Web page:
Wednesday, 6 June 2012
Wanted: a (British) patron saint for data protection
A very impressive crowd comprising the usual suspects attended the summer meeting of the Data Protection Forum today. I had the honour of chairing the proceedings, and thanks to the usual Data Protection Forum –style democracy, the Annual General Meeting went off without a hitch. Yours truly has been duly returned to Chair the Forum meetings for the next twelve months, and I am extremely lucky to be able to rely on the everso impressive Jenny Gallagher to share the Chairing duties with me.
If the cunning plans that I revealed to the membership, following some intensive brainstorming work by the other Committee Members, come to fruition, the Forum will be in a very different shape this time next year. Copies of these plans are available to anyone – well, anyone who fancies joining the Forum, anyway.
The main part of the day, though, was spent considering the data protection implications of “emerging technologies”. We data protection folk need to be as cool and as savvy as the current crop of school leavers. We need to understand what’s happenin out there, so we can advise on ways of remaining cool & wiv it.
Actually, this is hard. The pace of change is bewildering. This is both in terms of the computing technologies that are being developed, and the electronic toys that we will – and increasingly already can - buy to exploit these technologies.
Anthony Nagle from the London office of Morrison & Foerster gave delegates some extremely useful tips about the pitfalls of the way companies currently feel obliged to use social media. Olivier Proust had kindly travelled from the Brussels office of Morrison & Foerster to provide an update on the cookie issue, and how the key debates were being played out by different Member States. (Top tip – ask your friends what the Bulgarian implementing legislation provides, and then ask yourself how long it will be before the Data Protection Taliban wakes up to what they’ve done!) In my view, the international data protection community has excelled itself, and has created a monster even more complicated than transborder data flows to implement.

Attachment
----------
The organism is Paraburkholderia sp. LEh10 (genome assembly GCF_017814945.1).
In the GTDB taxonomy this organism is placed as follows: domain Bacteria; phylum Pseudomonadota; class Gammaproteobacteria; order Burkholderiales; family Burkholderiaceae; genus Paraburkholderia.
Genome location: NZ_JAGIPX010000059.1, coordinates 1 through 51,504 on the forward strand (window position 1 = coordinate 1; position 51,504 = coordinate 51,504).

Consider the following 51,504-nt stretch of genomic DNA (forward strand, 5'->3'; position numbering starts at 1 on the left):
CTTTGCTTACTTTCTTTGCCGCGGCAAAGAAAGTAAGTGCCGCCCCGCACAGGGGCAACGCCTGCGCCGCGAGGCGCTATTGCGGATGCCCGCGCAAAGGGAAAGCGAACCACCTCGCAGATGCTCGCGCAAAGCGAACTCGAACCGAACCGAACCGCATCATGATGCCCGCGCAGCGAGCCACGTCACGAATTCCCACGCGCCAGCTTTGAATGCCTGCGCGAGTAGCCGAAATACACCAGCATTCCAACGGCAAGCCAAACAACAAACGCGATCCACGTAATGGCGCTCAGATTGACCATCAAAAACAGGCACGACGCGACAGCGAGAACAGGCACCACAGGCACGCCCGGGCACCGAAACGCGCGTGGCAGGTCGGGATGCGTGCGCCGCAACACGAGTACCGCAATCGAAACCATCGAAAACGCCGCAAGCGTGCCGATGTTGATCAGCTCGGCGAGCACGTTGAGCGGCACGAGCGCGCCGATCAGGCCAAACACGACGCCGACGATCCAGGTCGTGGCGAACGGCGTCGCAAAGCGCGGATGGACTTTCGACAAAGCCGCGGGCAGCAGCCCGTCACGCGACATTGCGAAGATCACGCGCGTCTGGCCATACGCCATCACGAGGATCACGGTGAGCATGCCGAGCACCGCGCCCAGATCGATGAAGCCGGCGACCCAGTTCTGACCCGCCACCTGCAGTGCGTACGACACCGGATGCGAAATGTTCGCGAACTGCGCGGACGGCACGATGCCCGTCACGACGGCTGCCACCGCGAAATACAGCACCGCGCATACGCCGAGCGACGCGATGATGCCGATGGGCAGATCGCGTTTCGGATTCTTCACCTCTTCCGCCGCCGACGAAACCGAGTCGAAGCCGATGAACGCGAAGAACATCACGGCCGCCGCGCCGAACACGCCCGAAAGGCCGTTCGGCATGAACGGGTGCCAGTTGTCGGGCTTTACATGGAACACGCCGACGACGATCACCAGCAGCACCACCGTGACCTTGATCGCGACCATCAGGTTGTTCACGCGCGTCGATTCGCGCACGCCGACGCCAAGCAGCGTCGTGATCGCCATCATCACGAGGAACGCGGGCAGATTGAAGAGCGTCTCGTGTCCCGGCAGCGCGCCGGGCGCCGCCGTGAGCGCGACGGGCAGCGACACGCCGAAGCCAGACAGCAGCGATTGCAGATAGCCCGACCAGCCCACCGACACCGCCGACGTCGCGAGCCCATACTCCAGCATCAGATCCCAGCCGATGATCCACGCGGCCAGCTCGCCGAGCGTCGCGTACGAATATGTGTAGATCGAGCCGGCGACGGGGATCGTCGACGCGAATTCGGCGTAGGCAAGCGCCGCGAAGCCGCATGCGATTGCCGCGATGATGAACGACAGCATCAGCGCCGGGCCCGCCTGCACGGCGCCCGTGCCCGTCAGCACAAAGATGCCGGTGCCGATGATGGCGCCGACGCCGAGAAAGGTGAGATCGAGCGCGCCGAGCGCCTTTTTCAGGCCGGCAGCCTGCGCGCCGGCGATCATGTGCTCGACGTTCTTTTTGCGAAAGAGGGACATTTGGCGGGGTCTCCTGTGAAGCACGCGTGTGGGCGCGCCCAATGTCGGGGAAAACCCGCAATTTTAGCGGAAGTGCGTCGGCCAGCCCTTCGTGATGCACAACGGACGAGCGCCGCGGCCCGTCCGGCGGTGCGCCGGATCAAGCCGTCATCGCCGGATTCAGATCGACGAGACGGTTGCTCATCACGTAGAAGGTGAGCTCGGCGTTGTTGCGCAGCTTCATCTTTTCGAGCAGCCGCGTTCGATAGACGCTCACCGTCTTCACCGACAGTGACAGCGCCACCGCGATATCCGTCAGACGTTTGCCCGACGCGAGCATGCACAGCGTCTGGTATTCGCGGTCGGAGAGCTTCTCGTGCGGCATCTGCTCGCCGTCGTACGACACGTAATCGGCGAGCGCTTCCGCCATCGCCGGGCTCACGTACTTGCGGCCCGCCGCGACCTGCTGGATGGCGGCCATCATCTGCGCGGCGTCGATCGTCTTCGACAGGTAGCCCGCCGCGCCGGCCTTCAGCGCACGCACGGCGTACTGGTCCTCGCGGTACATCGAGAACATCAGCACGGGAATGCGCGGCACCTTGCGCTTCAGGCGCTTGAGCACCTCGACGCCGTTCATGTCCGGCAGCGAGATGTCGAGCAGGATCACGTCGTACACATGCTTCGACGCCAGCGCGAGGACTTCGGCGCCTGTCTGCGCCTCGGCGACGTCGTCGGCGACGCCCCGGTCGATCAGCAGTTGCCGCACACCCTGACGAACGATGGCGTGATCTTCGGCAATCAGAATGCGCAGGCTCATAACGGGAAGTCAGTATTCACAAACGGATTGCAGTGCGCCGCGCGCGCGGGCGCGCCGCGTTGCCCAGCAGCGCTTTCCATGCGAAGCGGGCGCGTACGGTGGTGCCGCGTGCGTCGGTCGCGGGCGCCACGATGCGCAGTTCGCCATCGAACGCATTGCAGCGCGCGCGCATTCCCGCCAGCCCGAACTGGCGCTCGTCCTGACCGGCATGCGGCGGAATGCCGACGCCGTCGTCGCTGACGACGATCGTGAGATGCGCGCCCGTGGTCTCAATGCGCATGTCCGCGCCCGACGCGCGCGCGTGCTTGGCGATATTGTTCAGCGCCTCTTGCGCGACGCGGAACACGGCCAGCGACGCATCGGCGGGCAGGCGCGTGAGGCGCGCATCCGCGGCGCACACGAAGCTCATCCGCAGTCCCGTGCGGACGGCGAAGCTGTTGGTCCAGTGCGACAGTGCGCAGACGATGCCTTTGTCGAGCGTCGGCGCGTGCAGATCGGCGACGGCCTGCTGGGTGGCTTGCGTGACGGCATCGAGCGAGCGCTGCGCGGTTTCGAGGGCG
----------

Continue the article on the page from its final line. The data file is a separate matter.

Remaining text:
John Morrison, of Sapphire reminded us of the insatiable demand for employees, at all levels, to bring their own devices to work, and the security implications that follow. Finally, Gail Crawford, of Latham & Watkins, reminded us that most of this stuff was likely to end up being processed “in the cloud” , and the implications of this were still unknown. It made me think whether, given the trajectory of the pace of technological change currently taking place, we should actually first try and understand the implications of these technologies before designing laws that are supposed to regulate them. Or should we continue on our current path, which is to amend current laws before we really know how the new technologies will be capable of being applied to them?
Fear not, I suggested. We data protection folk are hardy folk, and we’ll all enjoy careers for life – and this ought to bode well for the future of institutions like the Data Protection Forum.
One issue was nagging me throughout the day. It’s been mooted that the British data protection community needs a patron, someone to whom everyone could look to for inspiration and guidance. Should we extent invitations to the established legends of the British data protection world? People like Eric Howe, the first Data Protection Registrar? Or Elizabeth France or Richard Thomas, both former Commissioners? It would not be fair to invite current ICO folk as they are currently too close to the game.
My view, for what it’s worth, is that our first patron ought to be someone like the legendary actress Thelma Barlow. Why? Because of her catch phrase as the incomparable Mavis Riley in Coronation Street. That lingering phrase, raising to a crescendo and then tailing off into ... futility ... “I don’t really know” –is one that is likely to cross our lips with increasing frequency, especially when we are asked if we know whether the European data protection regulators are likely to develop a common position on so many of the important emerging issues of the day.
The September session of the Data Protection forum, scheduled for 12 September, promises to be a cracker. Get in touch if you want some advance news on those who will be astounding the delegates with their amazing insights into the way regulators develop opinions – and then have their minds changed.